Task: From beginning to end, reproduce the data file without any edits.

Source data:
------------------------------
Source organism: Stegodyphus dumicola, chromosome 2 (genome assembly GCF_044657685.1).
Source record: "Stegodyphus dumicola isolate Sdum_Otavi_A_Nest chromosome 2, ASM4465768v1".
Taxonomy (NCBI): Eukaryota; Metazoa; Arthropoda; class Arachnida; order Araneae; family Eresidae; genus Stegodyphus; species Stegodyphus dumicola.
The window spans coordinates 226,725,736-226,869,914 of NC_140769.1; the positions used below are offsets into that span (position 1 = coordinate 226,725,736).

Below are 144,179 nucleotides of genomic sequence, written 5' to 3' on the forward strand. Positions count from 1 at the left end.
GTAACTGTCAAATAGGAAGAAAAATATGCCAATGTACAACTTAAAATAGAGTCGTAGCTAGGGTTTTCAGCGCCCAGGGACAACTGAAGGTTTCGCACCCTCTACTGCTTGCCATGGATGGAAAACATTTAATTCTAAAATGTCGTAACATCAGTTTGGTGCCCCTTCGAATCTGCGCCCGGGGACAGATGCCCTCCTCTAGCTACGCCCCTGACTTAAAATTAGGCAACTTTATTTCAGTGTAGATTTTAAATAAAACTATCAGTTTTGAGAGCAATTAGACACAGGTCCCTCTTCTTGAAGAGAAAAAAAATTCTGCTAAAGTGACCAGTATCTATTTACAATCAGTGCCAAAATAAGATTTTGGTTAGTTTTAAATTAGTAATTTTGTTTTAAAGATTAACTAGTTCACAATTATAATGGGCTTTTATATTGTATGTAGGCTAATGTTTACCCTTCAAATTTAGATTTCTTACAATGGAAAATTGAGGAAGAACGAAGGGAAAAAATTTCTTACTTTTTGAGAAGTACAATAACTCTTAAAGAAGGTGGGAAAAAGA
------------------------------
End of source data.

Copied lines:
Source organism: Stegodyphus dumicola, chromosome 2 (genome assembly GCF_044657685.1).
Source record: "Stegodyphus dumicola isolate Sdum_Otavi_A_Nest chromosome 2, ASM4465768v1".
Taxonomy (NCBI): Eukaryota; Metazoa; Arthropoda; class Arachnida; order Araneae; family Eresidae; genus Stegodyphus; species Stegodyphus dumicola.
The window spans coordinates 226,725,736-226,869,914 of NC_140769.1; the positions used below are offsets into that span (position 1 = coordinate 226,725,736).

Below are 144,179 nucleotides of genomic sequence, written 5' to 3' on the forward strand. Positions count from 1 at the left end.
GTAACTGTCAAATAGGAAGAAAAATATGCCAATGTACAACTTAAAATAGAGTCGTAGCTAGGGTTTTCAGCGCCCAGGGACAACTGAAGGTTTCGCACCCTCTACTGCTTGCCATGGATGGAAAACATTTAATTCTAAAATGTCGTAACATCAGTTTGGTGCCCCTTCGAATCTGCGCCCGGGGACAGATGCCCTCCTCTAGCTACGCCCCTGACTTAAAATTAGGCAACTTTATTTCAGTGTAGATTTTAAATAAAACTATCAGTTTTGAGAGCAATTAGACACAGGTCCCTCTTCTTGAAGAGAAAAAAAATTCTGCTAAAGTGACCAGTATCTATTTACAATCAGTGCCAAAATAAGATTTTGGTTAGTTTTAAATTAGTAATTTTGTTTTAAAGATTAACTAGTTCACAATTATAATGGGCTTTTATATTGTATGTAGGCTAATGTTTACCCTTCAAATTTAGATTTCTTACAATGGAAAATTGAGGAAGAACGAAGGGAAAAAATTTCTTACTTTTTGAGAAGTACAATAACTCTTAAAGAAGGTGGGAAAAAGA